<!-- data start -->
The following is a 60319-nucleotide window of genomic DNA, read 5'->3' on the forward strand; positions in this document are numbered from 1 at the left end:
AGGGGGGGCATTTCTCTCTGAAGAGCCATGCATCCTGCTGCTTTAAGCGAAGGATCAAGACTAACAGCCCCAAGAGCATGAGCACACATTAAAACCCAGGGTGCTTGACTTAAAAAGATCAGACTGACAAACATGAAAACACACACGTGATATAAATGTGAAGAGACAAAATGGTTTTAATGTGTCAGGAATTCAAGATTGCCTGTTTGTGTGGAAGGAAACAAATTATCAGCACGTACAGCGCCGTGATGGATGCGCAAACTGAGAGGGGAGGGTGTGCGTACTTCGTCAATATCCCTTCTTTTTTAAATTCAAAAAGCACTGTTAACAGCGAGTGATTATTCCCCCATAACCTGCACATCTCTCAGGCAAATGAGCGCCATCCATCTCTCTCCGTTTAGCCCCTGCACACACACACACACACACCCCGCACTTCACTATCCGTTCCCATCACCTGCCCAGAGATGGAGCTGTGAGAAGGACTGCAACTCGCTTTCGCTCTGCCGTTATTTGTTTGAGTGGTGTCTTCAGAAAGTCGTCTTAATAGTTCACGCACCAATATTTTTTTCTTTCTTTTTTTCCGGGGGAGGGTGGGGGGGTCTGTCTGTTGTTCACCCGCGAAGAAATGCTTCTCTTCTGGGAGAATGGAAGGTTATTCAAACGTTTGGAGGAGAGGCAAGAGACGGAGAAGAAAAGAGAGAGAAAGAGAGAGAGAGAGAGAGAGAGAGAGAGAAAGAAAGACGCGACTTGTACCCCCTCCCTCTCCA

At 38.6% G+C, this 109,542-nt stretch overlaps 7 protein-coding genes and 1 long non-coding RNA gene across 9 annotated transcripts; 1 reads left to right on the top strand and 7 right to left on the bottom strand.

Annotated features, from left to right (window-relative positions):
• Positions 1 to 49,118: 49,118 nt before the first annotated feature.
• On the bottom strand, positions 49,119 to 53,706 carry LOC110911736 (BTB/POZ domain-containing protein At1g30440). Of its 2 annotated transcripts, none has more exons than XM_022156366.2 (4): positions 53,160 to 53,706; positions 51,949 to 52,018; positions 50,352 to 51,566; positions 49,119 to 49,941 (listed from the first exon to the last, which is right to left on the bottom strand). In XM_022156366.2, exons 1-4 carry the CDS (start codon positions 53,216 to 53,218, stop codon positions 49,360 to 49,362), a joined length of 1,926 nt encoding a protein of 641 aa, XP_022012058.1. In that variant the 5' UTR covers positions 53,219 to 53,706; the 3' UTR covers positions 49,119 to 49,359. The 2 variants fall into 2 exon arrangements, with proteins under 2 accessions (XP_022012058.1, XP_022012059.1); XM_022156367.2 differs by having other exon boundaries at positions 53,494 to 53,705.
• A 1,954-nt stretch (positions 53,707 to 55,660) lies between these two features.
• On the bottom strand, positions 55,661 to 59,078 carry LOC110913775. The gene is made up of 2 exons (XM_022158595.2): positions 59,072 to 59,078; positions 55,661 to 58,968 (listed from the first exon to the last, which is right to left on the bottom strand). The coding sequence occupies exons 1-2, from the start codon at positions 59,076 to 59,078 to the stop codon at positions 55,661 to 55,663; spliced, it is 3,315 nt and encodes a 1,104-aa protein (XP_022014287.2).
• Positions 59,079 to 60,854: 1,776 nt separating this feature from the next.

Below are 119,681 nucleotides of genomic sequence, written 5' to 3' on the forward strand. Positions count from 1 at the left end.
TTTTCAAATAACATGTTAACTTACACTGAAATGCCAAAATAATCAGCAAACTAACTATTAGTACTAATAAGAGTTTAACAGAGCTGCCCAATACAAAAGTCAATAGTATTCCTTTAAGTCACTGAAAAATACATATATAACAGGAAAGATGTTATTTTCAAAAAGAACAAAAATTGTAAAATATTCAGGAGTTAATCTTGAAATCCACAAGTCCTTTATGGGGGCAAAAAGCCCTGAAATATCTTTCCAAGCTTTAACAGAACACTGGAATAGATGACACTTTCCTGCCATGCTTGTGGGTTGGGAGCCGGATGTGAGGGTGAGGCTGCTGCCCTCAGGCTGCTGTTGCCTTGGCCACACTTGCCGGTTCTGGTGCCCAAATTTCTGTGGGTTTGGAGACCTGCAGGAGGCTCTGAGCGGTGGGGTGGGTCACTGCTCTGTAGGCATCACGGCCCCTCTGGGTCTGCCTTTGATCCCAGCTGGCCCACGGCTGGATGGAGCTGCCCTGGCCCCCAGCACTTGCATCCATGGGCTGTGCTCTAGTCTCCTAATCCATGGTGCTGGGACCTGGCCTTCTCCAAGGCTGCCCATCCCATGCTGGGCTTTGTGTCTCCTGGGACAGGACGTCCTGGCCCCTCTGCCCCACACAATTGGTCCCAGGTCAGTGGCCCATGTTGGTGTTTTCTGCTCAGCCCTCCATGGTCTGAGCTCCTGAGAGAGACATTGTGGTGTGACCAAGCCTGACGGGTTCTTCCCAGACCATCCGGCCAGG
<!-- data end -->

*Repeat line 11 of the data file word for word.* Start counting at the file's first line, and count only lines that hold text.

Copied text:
TTTTCAAATAACATGTTAACTTACACTGAAATGCCAAAATAATCAGCAAACTAACTATTAGTACTAATAAGAGTTTAACAGAGCTGCCCAATACAAAAGTCAATAGTATTCCTTTAAGTCACTGAAAAATACATATATAACAGGAAAGATGTTATTTTCAAAAAGAACAAAAATTGTAAAATATTCAGGAGTTAATCTTGAAATCCACAAGTCCTTTATGGGGGCAAAAAGCCCTGAAATATCTTTCCAAGCTTTAACAGAACACTGGAATAGATGACACTTTCCTGCCATGCTTGTGGGTTGGGAGCCGGATGTGAGGGTGAGGCTGCTGCCCTCAGGCTGCTGTTGCCTTGGCCACACTTGCCGGTTCTGGTGCCCAAATTTCTGTGGGTTTGGAGACCTGCAGGAGGCTCTGAGCGGTGGGGTGGGTCACTGCTCTGTAGGCATCACGGCCCCTCTGGGTCTGCCTTTGATCCCAGCTGGCCCACGGCTGGATGGAGCTGCCCTGGCCCCCAGCACTTGCATCCATGGGCTGTGCTCTAGTCTCCTAATCCATGGTGCTGGGACCTGGCCTTCTCCAAGGCTGCCCATCCCATGCTGGGCTTTGTGTCTCCTGGGACAGGACGTCCTGGCCCCTCTGCCCCACACAATTGGTCCCAGGTCAGTGGCCCATGTTGGTGTTTTCTGCTCAGCCCTCCATGGTCTGAGCTCCTGAGAGAGACATTGTGGTGTGACCAAGCCTGACGGGTTCTTCCCAGACCATCCGGCCAGG